Six Sigma Green Belt Greenbelt Land Greenbelt Makati Greenbelt Library Greenbelt Rentals Greenbelt Apartments Greenbelt Philippines Greenbelt Movie Theater
| Green_belt | A_Green_Belt | Green_belt_(United_Kingdom) | Metropolitan_Green_Belt | Green_Belt_(Pittsburgh) | White_belt | German_Green_Belt | European_Green_Belt | Green_Belt_Movement | Green_belt_(disambiguation) | Green_Belt_of_Glory | Oxford_Green_Belt_Way | Green_Belt_of_Vitoria-Gasteiz | Long_Beach_Green_Belt_path | Wangari_Maathai | Willow_Green | Urban_sprawl | Planning_Policy_Guidance_Notes | Iron_Curtain | Urban_growth_boundary | Surrey | London | Greater_London | Buckinghamshire | Town_and_Country_Planning_Act_1947 | Kyokushinkaikan | Wilstone_Green | Inner_German_border | Town_Belt | Edinburgh | Addlestone | Ashtead | Hamilton_Town_Belt | West_Midlands_(county) | Sandwell_Valley | Wood_Street_Village | Riccarton,_Edinburgh | Holdenhurst | Lake_Farm_Country_Park | Hacton | Grassed_waterway | Stonegrove_estate | Middlegreen | Narsanda | Ribbon_development | Karura_Forest | Campaign_to_Protect_Rural_England | Marine_Corps_Martial_Arts_Program |
A green belt or greenbelt is a policy and land use designation used in land use planning to retain areas of largely undeveloped, wild, or agricultural land surrounding or neighbouring urban areas. Similar concepts are greenways or green wedges which have a linear character and may run through an urban area instead of around it. In essence, a green belt is an invisible line designating a border around a certain area, preventing development of the area and allowing wildlife to return and be established.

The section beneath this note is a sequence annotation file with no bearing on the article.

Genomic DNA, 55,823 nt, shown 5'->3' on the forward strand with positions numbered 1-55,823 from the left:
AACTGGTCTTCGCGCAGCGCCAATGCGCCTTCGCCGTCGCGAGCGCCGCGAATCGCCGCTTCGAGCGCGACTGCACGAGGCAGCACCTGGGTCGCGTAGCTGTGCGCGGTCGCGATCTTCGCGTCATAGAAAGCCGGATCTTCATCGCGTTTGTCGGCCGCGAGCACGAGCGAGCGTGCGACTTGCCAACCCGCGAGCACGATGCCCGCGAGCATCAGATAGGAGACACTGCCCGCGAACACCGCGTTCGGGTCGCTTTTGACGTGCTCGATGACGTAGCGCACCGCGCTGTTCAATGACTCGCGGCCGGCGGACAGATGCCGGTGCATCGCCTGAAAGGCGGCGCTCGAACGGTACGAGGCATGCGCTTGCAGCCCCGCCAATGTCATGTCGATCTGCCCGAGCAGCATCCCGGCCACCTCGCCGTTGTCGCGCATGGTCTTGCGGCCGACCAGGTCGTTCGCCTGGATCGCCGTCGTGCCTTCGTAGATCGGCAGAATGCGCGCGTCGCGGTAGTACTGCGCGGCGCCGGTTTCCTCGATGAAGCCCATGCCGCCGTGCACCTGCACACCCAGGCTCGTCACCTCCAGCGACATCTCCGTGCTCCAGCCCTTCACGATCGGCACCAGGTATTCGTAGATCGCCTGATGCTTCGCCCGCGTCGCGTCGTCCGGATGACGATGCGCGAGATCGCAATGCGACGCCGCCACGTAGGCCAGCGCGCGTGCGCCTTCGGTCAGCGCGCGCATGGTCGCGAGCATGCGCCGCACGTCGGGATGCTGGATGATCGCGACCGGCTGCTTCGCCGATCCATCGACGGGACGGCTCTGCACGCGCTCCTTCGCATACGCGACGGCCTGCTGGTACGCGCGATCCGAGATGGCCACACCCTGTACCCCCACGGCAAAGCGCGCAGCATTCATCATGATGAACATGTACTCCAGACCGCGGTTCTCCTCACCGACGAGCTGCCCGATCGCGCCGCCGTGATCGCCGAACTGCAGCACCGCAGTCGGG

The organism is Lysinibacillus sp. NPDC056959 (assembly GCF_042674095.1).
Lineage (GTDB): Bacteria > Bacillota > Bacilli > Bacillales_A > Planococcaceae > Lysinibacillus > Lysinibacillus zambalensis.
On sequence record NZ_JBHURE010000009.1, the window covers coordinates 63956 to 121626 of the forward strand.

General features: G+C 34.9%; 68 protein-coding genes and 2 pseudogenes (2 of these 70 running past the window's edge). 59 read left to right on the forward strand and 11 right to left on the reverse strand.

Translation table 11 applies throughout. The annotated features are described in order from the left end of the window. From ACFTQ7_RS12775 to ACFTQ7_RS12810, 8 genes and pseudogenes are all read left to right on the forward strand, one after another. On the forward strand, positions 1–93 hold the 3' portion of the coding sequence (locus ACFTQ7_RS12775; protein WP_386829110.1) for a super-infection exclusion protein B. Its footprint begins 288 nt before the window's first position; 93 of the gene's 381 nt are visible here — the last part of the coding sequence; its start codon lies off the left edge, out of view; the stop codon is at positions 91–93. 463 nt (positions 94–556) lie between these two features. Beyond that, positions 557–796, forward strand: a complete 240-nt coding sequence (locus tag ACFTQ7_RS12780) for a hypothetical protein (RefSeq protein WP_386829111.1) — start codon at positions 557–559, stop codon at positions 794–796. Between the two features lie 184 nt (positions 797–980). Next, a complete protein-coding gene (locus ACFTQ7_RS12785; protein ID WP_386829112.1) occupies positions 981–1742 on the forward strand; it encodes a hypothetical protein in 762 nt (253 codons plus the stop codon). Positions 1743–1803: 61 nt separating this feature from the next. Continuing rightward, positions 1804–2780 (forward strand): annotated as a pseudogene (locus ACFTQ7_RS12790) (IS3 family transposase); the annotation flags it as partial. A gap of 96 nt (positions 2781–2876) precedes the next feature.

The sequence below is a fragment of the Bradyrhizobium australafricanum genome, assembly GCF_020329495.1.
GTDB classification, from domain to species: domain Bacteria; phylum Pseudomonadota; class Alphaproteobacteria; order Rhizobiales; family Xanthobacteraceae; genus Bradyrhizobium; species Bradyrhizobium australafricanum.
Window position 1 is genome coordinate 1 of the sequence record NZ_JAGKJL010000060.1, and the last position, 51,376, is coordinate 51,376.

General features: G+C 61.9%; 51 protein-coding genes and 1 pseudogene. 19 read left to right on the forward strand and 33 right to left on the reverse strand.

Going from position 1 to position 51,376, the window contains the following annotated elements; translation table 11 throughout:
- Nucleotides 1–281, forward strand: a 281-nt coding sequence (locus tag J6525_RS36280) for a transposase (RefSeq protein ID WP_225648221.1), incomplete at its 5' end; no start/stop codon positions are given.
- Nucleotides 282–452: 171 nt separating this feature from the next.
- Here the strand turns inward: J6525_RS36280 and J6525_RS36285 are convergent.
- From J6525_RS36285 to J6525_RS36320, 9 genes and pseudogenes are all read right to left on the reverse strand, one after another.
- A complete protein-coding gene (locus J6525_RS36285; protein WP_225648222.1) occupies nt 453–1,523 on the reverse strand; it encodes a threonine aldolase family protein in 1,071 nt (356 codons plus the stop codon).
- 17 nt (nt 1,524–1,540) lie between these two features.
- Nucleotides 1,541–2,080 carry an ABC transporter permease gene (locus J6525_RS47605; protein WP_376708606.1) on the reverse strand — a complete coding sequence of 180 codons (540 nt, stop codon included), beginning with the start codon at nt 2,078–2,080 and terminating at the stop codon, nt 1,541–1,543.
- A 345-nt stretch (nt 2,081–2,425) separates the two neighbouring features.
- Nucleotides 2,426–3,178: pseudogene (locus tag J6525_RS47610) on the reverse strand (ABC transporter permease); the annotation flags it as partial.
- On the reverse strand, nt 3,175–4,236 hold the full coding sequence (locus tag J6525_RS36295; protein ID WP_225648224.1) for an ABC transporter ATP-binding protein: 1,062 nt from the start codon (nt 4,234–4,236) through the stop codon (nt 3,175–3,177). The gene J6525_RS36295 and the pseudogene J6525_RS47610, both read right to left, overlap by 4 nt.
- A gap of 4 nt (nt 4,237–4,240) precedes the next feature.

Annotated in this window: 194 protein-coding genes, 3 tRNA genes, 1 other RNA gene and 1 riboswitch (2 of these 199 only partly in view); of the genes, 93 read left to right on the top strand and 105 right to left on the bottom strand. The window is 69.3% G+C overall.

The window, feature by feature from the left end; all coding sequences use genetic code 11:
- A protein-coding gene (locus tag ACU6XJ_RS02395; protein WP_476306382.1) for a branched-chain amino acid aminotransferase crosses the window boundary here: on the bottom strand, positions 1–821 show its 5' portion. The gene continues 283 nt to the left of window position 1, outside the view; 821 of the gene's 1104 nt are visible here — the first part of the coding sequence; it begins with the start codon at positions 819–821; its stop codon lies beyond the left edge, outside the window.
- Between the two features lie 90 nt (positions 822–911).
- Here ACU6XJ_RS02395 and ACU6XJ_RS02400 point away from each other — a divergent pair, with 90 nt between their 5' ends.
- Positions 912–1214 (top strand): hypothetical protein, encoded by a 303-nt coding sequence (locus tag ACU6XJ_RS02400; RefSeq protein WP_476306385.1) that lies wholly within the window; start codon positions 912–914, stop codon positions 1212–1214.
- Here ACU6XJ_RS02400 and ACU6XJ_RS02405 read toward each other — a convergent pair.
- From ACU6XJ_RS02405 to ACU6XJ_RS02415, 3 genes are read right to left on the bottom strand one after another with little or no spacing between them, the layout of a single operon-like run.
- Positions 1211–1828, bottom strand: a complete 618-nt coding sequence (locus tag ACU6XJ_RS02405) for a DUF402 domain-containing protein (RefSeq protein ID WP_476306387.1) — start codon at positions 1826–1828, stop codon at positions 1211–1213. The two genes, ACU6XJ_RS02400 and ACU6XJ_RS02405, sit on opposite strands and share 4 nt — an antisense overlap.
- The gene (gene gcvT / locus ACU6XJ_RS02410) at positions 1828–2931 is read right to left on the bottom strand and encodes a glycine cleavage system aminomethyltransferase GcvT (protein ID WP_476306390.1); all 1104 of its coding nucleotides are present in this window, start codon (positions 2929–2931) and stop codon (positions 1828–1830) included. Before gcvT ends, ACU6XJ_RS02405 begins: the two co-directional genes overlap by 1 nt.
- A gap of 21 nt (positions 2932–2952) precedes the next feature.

In those countries which have them, the stated objectives of green belt policy are to:
The green belt has many benefits for people:
The effectiveness of green belts differs depending on location and country. They can often be eroded by urban rural fringe uses and sometimes, development 'jumps' over the green belt area, resulting in the creation of "satellite towns" which, although separated from the city by green belt, function more like suburbs than independent communities.
The Old Testament outlines a proposal for a green belt around the Levite towns in the Land of Israel Moses Maimonides expounded that the greenbelt plan from the Old Testament referred to all towns in ancient Israel. In the 7th century, Muhammad established a green belt around Medina. He did this by prohibiting any further removal of trees in a 12-mile long strip around the city. In 1580 Elizabeth I of England banned new building in a 3-mile wide belt around the City of London in an attempt to stop the spread of plague. However, it was possible to buy dispensations which reduced the effectiveness of the proclamation.
In modern times, green belt policy was pioneered in the United Kingdom in the 1930s after pressure from the CPRE and various other organizations. There are fourteen green belt areas, in the UK covering 16,716 km², or 13% of England, and 164 km² of Scotland; for a detailed discussion of these, see Green belt (UK). Other notable examples are the Ottawa Greenbelt and Golden Horseshoe Greenbelt in Ontario, Canada. Ottawa's 20,350 hectare greenbelt is managed by the National Capital Commission (NCC). The more general term in the U.S. is green space or greenspace, which may be a very small area such as a park.